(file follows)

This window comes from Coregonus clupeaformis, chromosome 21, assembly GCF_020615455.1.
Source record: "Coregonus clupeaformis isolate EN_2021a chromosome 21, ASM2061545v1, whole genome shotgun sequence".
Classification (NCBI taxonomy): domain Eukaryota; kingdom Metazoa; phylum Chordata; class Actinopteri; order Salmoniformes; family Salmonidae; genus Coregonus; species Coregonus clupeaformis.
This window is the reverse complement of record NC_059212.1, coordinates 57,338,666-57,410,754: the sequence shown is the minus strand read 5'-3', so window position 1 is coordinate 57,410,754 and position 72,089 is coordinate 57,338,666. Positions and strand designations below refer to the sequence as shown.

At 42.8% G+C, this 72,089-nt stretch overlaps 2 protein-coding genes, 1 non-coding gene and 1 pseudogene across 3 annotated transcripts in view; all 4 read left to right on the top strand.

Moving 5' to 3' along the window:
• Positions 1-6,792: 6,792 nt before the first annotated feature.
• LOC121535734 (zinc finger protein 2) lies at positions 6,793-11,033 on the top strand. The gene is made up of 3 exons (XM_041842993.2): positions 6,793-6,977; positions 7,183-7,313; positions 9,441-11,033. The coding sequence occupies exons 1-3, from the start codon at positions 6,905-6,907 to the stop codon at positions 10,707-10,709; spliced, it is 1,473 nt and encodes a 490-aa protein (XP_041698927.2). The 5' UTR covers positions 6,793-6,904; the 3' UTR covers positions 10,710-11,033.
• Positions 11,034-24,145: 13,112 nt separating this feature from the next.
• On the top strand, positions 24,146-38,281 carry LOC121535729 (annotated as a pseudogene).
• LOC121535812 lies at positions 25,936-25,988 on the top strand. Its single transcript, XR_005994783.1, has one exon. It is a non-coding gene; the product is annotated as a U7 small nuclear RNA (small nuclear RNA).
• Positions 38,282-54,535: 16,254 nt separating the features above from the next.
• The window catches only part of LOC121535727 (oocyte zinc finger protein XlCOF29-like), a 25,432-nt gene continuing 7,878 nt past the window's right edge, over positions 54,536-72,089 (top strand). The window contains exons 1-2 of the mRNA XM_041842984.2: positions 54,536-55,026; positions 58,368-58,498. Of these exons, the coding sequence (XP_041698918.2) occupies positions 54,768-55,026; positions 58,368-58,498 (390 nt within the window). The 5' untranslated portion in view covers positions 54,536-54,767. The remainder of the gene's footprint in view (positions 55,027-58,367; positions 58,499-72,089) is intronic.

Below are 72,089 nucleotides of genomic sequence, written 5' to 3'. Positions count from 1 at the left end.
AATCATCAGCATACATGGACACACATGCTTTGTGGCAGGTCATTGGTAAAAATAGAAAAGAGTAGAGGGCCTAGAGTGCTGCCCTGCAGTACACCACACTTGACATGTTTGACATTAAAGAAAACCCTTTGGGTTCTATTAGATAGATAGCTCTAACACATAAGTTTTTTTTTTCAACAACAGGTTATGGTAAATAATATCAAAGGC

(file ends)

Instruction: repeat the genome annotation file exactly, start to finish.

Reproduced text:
This window comes from Coregonus clupeaformis, chromosome 21, assembly GCF_020615455.1.
Source record: "Coregonus clupeaformis isolate EN_2021a chromosome 21, ASM2061545v1, whole genome shotgun sequence".
Classification (NCBI taxonomy): domain Eukaryota; kingdom Metazoa; phylum Chordata; class Actinopteri; order Salmoniformes; family Salmonidae; genus Coregonus; species Coregonus clupeaformis.
This window is the reverse complement of record NC_059212.1, coordinates 57,338,666-57,410,754: the sequence shown is the minus strand read 5'-3', so window position 1 is coordinate 57,410,754 and position 72,089 is coordinate 57,338,666. Positions and strand designations below refer to the sequence as shown.

At 42.8% G+C, this 72,089-nt stretch overlaps 2 protein-coding genes, 1 non-coding gene and 1 pseudogene across 3 annotated transcripts in view; all 4 read left to right on the top strand.

Moving 5' to 3' along the window:
• Positions 1-6,792: 6,792 nt before the first annotated feature.
• LOC121535734 (zinc finger protein 2) lies at positions 6,793-11,033 on the top strand. The gene is made up of 3 exons (XM_041842993.2): positions 6,793-6,977; positions 7,183-7,313; positions 9,441-11,033. The coding sequence occupies exons 1-3, from the start codon at positions 6,905-6,907 to the stop codon at positions 10,707-10,709; spliced, it is 1,473 nt and encodes a 490-aa protein (XP_041698927.2). The 5' UTR covers positions 6,793-6,904; the 3' UTR covers positions 10,710-11,033.
• Positions 11,034-24,145: 13,112 nt separating this feature from the next.
• On the top strand, positions 24,146-38,281 carry LOC121535729 (annotated as a pseudogene).
• LOC121535812 lies at positions 25,936-25,988 on the top strand. Its single transcript, XR_005994783.1, has one exon. It is a non-coding gene; the product is annotated as a U7 small nuclear RNA (small nuclear RNA).
• Positions 38,282-54,535: 16,254 nt separating the features above from the next.
• The window catches only part of LOC121535727 (oocyte zinc finger protein XlCOF29-like), a 25,432-nt gene continuing 7,878 nt past the window's right edge, over positions 54,536-72,089 (top strand). The window contains exons 1-2 of the mRNA XM_041842984.2: positions 54,536-55,026; positions 58,368-58,498. Of these exons, the coding sequence (XP_041698918.2) occupies positions 54,768-55,026; positions 58,368-58,498 (390 nt within the window). The 5' untranslated portion in view covers positions 54,536-54,767. The remainder of the gene's footprint in view (positions 55,027-58,367; positions 58,499-72,089) is intronic.

Below are 72,089 nucleotides of genomic sequence, written 5' to 3'. Positions count from 1 at the left end.
AATCATCAGCATACATGGACACACATGCTTTGTGGCAGGTCATTGGTAAAAATAGAAAAGAGTAGAGGGCCTAGAGTGCTGCCCTGCAGTACACCACACTTGACATGTTTGACATTAAAGAAAACCCTTTGGGTTCTATTAGATAGATAGCTCTAACACATAAGTTTTTTTTTTCAACAACAGGTTATGGTAAATAATATCAAAGGC